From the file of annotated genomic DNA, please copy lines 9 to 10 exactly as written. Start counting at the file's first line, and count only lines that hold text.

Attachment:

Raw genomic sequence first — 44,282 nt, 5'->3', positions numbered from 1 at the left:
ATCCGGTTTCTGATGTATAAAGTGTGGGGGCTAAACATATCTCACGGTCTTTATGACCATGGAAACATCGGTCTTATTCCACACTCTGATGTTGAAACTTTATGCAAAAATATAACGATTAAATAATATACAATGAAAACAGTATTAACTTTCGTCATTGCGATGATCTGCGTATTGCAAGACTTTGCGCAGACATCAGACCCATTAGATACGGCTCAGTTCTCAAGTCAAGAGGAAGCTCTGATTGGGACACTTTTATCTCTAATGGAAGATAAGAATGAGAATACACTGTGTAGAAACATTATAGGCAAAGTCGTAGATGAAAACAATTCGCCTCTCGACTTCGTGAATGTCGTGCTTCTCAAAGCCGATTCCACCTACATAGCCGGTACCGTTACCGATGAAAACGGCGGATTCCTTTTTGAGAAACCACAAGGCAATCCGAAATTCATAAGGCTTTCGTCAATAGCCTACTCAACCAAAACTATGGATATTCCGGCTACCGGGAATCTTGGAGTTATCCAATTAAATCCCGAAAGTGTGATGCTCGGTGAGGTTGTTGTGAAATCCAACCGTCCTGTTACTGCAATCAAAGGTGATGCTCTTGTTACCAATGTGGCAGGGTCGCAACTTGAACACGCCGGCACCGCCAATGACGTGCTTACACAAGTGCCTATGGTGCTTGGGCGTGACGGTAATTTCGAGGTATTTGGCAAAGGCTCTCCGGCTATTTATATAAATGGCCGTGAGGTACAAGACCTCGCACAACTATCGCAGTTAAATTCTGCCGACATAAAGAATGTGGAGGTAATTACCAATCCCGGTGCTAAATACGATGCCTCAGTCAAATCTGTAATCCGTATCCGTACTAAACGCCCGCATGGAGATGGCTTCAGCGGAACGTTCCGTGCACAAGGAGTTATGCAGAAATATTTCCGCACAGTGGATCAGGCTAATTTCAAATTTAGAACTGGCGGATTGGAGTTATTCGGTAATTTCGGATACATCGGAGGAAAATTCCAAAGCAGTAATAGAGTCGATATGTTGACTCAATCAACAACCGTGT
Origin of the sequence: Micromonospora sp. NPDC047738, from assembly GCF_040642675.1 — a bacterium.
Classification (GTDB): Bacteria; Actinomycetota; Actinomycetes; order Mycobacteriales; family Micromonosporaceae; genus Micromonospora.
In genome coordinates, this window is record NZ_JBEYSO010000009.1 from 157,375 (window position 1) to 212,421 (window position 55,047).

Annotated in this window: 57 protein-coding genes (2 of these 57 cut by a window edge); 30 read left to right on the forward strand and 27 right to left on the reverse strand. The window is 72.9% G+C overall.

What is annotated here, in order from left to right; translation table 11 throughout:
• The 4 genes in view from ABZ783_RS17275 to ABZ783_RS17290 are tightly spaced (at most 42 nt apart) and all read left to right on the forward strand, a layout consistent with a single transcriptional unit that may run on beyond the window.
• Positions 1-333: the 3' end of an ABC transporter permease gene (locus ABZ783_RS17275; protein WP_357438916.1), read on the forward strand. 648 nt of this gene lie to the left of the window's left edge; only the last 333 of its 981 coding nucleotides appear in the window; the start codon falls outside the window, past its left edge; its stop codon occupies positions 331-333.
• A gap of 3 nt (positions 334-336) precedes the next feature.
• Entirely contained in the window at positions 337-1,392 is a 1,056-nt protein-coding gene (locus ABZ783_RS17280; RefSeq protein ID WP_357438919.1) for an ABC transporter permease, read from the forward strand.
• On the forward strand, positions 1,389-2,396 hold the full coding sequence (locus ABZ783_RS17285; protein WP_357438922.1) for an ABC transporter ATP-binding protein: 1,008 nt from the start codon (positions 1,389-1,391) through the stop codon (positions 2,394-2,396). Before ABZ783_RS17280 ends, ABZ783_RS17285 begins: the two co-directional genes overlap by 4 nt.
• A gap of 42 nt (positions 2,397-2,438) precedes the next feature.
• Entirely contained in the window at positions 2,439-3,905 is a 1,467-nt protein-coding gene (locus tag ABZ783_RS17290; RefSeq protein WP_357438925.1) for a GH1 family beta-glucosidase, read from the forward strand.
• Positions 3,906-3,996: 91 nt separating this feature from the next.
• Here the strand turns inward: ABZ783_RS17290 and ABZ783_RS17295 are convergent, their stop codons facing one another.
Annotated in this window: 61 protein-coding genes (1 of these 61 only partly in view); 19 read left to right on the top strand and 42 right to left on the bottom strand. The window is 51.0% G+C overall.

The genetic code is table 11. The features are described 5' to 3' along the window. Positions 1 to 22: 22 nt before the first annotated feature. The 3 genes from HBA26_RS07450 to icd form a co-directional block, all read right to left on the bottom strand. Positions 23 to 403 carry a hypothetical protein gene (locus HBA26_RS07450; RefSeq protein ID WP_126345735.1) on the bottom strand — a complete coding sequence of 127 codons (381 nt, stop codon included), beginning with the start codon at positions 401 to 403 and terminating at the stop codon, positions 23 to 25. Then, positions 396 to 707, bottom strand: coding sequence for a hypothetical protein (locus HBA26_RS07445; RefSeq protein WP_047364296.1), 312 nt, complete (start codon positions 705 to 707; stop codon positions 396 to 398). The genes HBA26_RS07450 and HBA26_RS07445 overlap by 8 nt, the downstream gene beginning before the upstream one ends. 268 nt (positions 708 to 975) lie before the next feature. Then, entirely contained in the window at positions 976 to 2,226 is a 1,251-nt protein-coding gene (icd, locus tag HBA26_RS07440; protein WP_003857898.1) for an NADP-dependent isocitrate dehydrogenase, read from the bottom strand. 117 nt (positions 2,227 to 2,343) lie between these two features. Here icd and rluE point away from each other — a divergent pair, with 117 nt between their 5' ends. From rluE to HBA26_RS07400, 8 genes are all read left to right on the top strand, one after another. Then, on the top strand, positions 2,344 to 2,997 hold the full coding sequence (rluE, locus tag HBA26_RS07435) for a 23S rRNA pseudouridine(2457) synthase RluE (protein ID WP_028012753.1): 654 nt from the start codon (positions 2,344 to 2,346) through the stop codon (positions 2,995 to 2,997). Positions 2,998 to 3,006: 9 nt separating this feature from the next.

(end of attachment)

• Positions 1-333: the 3' end of an ABC transporter permease gene (locus ABZ783_RS17275; protein WP_357438916.1), read on the forward strand. 648 nt of this gene lie to the left of the window's left edge; only the last 333 of its 981 coding nucleotides appear in the window; the start codon falls outside the window, past its left edge; its stop codon occupies positions 331-333.
• A gap of 3 nt (positions 334-336) precedes the next feature.